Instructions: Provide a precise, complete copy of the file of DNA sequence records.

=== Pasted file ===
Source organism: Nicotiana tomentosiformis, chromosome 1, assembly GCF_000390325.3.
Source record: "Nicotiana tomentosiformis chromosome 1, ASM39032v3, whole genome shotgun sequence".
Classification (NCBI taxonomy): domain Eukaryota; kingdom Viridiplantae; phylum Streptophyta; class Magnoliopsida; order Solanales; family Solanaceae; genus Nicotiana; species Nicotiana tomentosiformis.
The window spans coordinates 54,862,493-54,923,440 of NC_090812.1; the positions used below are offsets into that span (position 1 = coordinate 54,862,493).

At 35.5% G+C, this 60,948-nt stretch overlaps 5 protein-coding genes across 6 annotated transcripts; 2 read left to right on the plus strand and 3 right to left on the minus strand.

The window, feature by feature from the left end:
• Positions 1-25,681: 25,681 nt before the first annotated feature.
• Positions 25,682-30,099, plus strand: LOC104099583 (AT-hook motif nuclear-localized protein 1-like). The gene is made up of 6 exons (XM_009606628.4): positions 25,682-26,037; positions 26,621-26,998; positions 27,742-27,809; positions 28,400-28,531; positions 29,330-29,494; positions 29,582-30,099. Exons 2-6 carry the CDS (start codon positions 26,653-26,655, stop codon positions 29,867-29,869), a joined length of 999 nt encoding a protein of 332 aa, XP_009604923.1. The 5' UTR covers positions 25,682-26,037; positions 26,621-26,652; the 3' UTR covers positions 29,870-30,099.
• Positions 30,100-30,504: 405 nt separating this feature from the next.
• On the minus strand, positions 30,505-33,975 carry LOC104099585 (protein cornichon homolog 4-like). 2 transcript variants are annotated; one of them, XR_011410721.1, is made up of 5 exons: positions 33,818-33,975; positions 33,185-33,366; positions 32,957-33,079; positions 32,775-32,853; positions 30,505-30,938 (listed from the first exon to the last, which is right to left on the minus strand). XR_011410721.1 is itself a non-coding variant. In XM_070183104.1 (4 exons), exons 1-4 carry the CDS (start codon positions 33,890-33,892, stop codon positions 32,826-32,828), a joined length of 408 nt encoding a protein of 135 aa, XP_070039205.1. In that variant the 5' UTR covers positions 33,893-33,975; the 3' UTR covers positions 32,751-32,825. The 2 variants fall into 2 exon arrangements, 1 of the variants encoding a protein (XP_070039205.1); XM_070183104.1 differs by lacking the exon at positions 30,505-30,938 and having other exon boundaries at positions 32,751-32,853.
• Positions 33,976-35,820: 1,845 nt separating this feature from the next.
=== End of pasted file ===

Source organism: Nicotiana tomentosiformis, chromosome 1, assembly GCF_000390325.3.
Source record: "Nicotiana tomentosiformis chromosome 1, ASM39032v3, whole genome shotgun sequence".
Classification (NCBI taxonomy): domain Eukaryota; kingdom Viridiplantae; phylum Streptophyta; class Magnoliopsida; order Solanales; family Solanaceae; genus Nicotiana; species Nicotiana tomentosiformis.
The window spans coordinates 54,862,493-54,923,440 of NC_090812.1; the positions used below are offsets into that span (position 1 = coordinate 54,862,493).

At 35.5% G+C, this 60,948-nt stretch overlaps 5 protein-coding genes across 6 annotated transcripts; 2 read left to right on the plus strand and 3 right to left on the minus strand.

The window, feature by feature from the left end:
• Positions 1-25,681: 25,681 nt before the first annotated feature.
• Positions 25,682-30,099, plus strand: LOC104099583 (AT-hook motif nuclear-localized protein 1-like). The gene is made up of 6 exons (XM_009606628.4): positions 25,682-26,037; positions 26,621-26,998; positions 27,742-27,809; positions 28,400-28,531; positions 29,330-29,494; positions 29,582-30,099. Exons 2-6 carry the CDS (start codon positions 26,653-26,655, stop codon positions 29,867-29,869), a joined length of 999 nt encoding a protein of 332 aa, XP_009604923.1. The 5' UTR covers positions 25,682-26,037; positions 26,621-26,652; the 3' UTR covers positions 29,870-30,099.
• Positions 30,100-30,504: 405 nt separating this feature from the next.
• On the minus strand, positions 30,505-33,975 carry LOC104099585 (protein cornichon homolog 4-like). 2 transcript variants are annotated; one of them, XR_011410721.1, is made up of 5 exons: positions 33,818-33,975; positions 33,185-33,366; positions 32,957-33,079; positions 32,775-32,853; positions 30,505-30,938 (listed from the first exon to the last, which is right to left on the minus strand). XR_011410721.1 is itself a non-coding variant. In XM_070183104.1 (4 exons), exons 1-4 carry the CDS (start codon positions 33,890-33,892, stop codon positions 32,826-32,828), a joined length of 408 nt encoding a protein of 135 aa, XP_070039205.1. In that variant the 5' UTR covers positions 33,893-33,975; the 3' UTR covers positions 32,751-32,825. The 2 variants fall into 2 exon arrangements, 1 of the variants encoding a protein (XP_070039205.1); XM_070183104.1 differs by lacking the exon at positions 30,505-30,938 and having other exon boundaries at positions 32,751-32,853.
• Positions 33,976-35,820: 1,845 nt separating this feature from the next.